Education must be a strategic priority. This is why UNESCO is advancing initiatives for inclusive disaster risk reduction in schools across the world. We have also set up a web portal to enable persons with disabilities to exercise their right to access the best possible knowledge to protect themselves. In Pakistan, for instance, UNESCO has developed province-specific school safety action plans covering the needs of people with disabilities, with new institutional arrangements to mainstream Disaster Risk Reduction in the education sector.
Societies cannot be resilient if they are not inclusive. On this International Day of Disaster Risk Reduction, I call on all Governments and relevant actors to join forces to integrate the concerns of persons with disabilities into all efforts to reduce the risks of disasters.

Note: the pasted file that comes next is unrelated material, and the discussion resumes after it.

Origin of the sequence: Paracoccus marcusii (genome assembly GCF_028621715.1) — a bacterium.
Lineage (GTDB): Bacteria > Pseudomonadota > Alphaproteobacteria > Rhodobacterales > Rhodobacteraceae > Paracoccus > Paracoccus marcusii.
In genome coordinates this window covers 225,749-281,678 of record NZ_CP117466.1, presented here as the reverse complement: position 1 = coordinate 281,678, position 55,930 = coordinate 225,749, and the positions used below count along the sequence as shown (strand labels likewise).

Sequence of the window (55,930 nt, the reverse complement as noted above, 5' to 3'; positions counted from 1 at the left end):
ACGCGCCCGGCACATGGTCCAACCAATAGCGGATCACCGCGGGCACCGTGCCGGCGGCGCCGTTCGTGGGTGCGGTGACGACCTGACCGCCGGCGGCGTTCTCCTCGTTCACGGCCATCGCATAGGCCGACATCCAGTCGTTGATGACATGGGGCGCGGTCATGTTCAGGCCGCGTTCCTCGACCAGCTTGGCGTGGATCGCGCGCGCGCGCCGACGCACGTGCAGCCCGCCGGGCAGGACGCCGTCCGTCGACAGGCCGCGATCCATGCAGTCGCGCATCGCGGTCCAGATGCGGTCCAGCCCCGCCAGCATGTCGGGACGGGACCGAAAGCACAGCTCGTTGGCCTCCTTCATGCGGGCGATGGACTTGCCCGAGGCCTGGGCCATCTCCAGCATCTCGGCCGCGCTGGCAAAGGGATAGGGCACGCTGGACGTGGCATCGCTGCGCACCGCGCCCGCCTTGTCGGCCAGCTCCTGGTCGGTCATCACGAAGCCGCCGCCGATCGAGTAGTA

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MESSAGE DE LA DIRECTRICE GENERALE DEL´UNESCO , Irina Bokova, à l’occasion de la Journée internationale de la prévention des catastrophes : Les personnes handicapées et les catastrophes, 13 octobre 2013
Nous savons que les catastrophes augmentent en fréquence, en complexité, en étendue et en capacité de destruction. Et même sans être capables d’empêcher les catastrophes, nous savons que nous pouvons faire davantage pour prévenir et atténuer leur impact.
Cela suppose une réflexion à long terme. Les systèmes d’alerte rapide et l’action humanitaire restent essentiels, mais nous devons également nous intéresser aux vulnérabilités et aux risques sous-jacents afin de renforcer la résilience. La réduction des risques de catastrophe devrait être intégrée aux plans de développement et aux stratégies d’intervention, et une plus grande attention devrait être portée à l’éducation et à la formation, qui peuvent sauver et prolonger des vies pendant les situations d’urgence et au-delà.